Healthcare in Chile



Chile is one of the best expat destinations in the world, not only for its beautiful landscapes, but also for the low cost living and good quality of life. Part of the package is the remarkably cheap cost of health care.

Based on a 2009 survey by the International Civil Service Commission in Chile, an individual spends roughly $244 USD in a month for health care, half of the price an expat would spend in his home country for the same quality of service.

Health Policies

Chile's exemplary health care quality and the cost is credited to its government. Effective policies are in place to ensure that the residents of the country receive the best health care at the lowest possible cost. 

Since the year 2000 there have been four significant bills passed that have greatly improved health care in Chile: the Health Authority and Management Law, which separates the sectors that regulate health care and those that provide it; the Financing Government Expenditure Law, which allows the government to secure additional revenue to finance health reform; the Private Health Law which allows for improvements in the regulations of the private sector; and the Regime of Explicit Guarantees in Health Law, which provides for a universal health plan. 

The implementation of these health policies is handled by The Chilean Ministry of Health and the National Health Fund. The first manages public health interventions and the personnel of public health facilities, while the latter manages public health insurance

Services are provided to the public primarily through regional health centres. Complex medical needs are provided by the city public and private hospitals. 

Medical Insurance 

In Chile, 68% of the population is covered by the government's health care system, while 14% is insured through the private sector. Government policies allow for the direct deduction of premiums through an employee's salary. ‚Ä®For expats who already have medical insurance through their employers abroad, you may want to check your coverage before moving. It is also best to have cash on hand as hospitals, more often than not, need payment upfront, and do not always accept credit card payments. The private sector also offers affordable coverage (called ISAPRES).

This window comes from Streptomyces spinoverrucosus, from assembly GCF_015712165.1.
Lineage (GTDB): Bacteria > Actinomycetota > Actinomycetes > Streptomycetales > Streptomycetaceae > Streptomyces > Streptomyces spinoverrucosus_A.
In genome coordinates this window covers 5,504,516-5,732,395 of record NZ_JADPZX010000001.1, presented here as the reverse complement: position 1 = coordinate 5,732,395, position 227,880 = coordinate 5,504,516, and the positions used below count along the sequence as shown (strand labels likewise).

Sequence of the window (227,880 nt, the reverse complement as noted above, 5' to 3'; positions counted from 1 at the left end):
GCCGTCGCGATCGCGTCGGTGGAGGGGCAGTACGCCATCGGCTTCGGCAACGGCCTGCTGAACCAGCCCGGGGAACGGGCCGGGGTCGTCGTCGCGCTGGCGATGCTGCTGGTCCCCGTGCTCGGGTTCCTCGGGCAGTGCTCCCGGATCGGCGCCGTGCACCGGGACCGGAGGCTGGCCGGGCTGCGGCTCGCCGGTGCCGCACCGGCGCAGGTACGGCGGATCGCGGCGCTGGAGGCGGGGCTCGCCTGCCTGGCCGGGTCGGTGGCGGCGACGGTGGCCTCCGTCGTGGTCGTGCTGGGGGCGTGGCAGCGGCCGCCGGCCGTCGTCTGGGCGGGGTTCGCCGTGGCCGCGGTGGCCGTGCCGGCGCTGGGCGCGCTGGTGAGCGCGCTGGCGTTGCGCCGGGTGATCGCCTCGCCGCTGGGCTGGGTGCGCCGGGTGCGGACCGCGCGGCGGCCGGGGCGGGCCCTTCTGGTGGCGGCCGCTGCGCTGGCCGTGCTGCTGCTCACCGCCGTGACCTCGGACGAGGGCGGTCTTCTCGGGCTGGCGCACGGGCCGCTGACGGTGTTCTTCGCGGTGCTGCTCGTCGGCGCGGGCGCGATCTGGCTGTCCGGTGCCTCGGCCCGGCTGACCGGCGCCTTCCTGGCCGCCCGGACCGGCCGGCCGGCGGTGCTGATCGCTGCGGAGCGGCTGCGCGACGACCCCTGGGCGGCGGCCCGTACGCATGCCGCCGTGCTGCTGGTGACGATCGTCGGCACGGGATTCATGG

In order to purchase or sign up for health coverage, an expat should first have an RUT (Rol Unico Tributario) or a Tax Identification Number, which you can acquire from the government for minimal cost, and preferably a credit card, as some insurance companies do not accept cash or debits cards.


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Overall Health Security

As health care is mostly subsidised and regulated by government laws, almost 66% of doctors in Chile work in government hospitals. As part of the Chilean mandate, these doctors are required to acquire continuing education in their fields of specialisation. Thus the public and private sectors are ensured exemplary and advanced health care from the country's health professionals. 

Tap water is safe in Chile. In fact, according to a study by UNICEF, about 95% of the Chilean population has access to safe drinking water. This ensures that you can scratch mineral water from your grocery list - one less expense to worry about. 

Vaccinations are not required to enter Chile, but consult a doctor for the best vaccines based on your needs, as well as your place of work or residence. 

If health care cost and quality are one of the deciding factors for you to move, then pack your bags and take the next flight to Chile. 



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